"It's like Margaret Fuller: I accept the universe."
The romance of Joan Didion and John Dunne:
(Excerpt from JOAN DIDION - THE ABYSS By Sara Davidson, Oprah Magazine, 2005)
"They met in the early sixties; he was a friend of the man Joan was dating when she worked at Vogue and John was on staff at Time.
"Do you remember your first impression of John?" I ask.
"I thought he was smart and funny," Joan says. "He made me laugh and we thought the same way about lots of things." A few years later, when Joan had broken up with the mutual friend, they had dinner by themselves. John said he was going to visit his mother in Hartford, Connecticut, for the weekend and invited her to come. "The minute I got into this house of great calm and order and peace and well-being, I thought, I want to marry him."
She says there was more order in the house than she'd had in her life for a while.
What kind of order?
"There were meals." She laughs. "There was a closet full of organdy tablecloths on long rollers--the way they came back from the French laundry, under tissue."
She and John were married nine months later. She was 29, which in 1964 was "as old as you got" without being considered an old maid, and John was 31. During their wedding at the Catholic mission church in San Juan Bautista, California, Joan cried behind dark glasses, and they promised each other that if they wanted, they would release each other "before death did us part." Joan recalls, "You aren't sure if you're making the right decision--about anything, ever."
"As marriages go," I say, "I think you had a pretty great one. Do you feel that?"
"Yeah, I do. Finally it was, which is not to say we thought it was great at every given moment. Each of us was mad at the other half the time."
"Maybe a quarter." She shrugs. "A tenth of the time. In the early years, you fight because you don't understand each other. In later years, you fight because you do." She laughs. "What I came to love later was different from what I loved in the beginning. Later we had so much history, we had a life together and we were the only people in it."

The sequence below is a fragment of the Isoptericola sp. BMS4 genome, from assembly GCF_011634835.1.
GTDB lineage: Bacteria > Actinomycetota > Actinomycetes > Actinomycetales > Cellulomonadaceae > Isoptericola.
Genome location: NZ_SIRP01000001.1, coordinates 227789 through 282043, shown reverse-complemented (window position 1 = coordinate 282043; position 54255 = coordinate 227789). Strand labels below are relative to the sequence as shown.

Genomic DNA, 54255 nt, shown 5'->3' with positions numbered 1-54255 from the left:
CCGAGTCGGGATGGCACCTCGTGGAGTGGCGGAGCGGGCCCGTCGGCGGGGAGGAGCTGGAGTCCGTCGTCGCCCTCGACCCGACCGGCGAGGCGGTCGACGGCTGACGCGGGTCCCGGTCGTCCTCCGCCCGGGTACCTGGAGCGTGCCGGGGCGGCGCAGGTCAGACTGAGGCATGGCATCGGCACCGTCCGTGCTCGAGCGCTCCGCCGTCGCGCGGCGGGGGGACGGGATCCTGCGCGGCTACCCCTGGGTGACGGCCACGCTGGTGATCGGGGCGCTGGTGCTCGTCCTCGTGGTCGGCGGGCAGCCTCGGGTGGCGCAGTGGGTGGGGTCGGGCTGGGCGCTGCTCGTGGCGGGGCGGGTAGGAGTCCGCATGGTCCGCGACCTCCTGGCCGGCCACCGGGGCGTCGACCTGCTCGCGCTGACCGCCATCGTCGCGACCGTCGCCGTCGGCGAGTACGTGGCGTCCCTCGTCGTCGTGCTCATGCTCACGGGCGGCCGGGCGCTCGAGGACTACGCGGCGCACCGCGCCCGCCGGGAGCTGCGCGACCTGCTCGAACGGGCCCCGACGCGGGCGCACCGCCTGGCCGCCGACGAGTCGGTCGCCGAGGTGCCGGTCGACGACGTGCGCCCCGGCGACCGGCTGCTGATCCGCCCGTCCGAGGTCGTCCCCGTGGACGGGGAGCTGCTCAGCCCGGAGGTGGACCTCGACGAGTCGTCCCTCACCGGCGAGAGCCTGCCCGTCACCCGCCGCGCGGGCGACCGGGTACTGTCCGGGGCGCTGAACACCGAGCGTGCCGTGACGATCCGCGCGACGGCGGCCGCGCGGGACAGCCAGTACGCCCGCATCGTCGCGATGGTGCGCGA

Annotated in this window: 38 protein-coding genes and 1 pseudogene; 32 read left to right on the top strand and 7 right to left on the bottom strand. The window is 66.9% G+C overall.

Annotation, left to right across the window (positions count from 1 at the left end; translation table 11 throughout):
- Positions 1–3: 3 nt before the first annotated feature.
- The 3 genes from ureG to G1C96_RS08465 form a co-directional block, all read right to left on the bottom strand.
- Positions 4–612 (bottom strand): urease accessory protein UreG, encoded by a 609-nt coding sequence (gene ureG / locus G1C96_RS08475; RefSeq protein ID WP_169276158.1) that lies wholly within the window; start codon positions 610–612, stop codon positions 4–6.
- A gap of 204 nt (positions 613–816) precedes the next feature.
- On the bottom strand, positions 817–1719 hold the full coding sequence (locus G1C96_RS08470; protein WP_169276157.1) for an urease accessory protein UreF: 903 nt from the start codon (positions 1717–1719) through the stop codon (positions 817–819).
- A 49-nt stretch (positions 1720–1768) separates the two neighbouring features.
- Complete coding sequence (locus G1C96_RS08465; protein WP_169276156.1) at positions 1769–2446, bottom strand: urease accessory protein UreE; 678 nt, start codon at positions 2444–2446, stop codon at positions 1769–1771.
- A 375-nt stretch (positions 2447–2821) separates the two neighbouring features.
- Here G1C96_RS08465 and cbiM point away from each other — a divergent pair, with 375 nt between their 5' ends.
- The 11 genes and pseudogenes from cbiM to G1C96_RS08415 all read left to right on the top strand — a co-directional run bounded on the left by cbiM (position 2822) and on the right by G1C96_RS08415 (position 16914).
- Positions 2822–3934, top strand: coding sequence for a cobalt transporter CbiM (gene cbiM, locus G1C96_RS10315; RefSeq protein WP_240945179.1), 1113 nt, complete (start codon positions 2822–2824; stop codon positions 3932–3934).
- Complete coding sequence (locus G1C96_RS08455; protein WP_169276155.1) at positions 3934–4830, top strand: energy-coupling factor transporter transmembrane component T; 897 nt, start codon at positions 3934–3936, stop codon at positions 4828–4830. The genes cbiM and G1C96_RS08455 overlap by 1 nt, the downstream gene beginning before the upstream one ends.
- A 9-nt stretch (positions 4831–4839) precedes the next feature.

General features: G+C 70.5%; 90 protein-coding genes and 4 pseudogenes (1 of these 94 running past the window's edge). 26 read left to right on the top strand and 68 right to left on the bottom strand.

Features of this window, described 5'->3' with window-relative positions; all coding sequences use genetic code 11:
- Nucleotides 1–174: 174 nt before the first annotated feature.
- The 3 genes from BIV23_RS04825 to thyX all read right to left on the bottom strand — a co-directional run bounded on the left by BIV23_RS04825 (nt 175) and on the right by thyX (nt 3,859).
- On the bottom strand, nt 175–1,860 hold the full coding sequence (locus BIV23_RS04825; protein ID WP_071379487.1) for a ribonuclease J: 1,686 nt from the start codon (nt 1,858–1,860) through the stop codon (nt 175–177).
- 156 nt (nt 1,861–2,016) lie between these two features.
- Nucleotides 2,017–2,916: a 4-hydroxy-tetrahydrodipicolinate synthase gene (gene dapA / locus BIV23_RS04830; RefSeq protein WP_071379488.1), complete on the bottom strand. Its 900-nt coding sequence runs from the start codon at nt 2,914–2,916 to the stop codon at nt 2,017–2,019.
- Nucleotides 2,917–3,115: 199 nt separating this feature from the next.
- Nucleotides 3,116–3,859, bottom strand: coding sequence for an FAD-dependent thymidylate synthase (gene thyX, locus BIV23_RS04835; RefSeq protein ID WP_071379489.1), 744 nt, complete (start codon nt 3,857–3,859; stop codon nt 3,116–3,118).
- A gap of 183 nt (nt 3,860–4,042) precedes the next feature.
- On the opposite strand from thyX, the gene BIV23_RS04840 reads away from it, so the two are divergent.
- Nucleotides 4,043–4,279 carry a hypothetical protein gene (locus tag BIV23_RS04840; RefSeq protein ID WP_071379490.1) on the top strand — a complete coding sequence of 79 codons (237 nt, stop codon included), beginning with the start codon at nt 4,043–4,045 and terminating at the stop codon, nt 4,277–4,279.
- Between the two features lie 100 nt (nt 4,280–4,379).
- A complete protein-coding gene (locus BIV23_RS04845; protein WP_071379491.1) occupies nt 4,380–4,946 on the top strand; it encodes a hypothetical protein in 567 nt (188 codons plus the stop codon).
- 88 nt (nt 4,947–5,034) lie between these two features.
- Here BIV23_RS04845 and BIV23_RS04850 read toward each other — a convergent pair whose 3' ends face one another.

Joan says it came to her that everybody she'd known who'd lost a husband, wife, or child looked the same. "Exposed. Like they ought to be wearing dark glasses, not because they've been crying but because they look too open to the world." It was this rawness that shocked her, she says. "I had spent so much of my life guarding against being raw."
I bring up something I've been brooding on: Is it more painful if someone you love dies, or if he rejects you and leaves? I'd thought the latter was more taxing because you're wounded and he's still around, allowing you to cling to slender threads of hope that he could come back, change his mind, and then you hear he's marrying someone else. If he dies, on the other hand, the love was intact; it was never withdrawn. But after reading Joan's book, I saw that having a husband die pushes you up against the maw--the extinction of life itself.
Joan nods. "That's the issue nobody wants to face. The finality." I ask if she thinks the brain is capable of conceiving of its own demise. She says, "I know I'm going to die, but not really. John's death made me look at it for John but not for myself. There's almost nothing that can make me accept the fact that death will occur to me."
She looks down at her hands. "Naturally there's a strong wish to believe in life after death. I don't happen to believe in life after death.""
5 years ago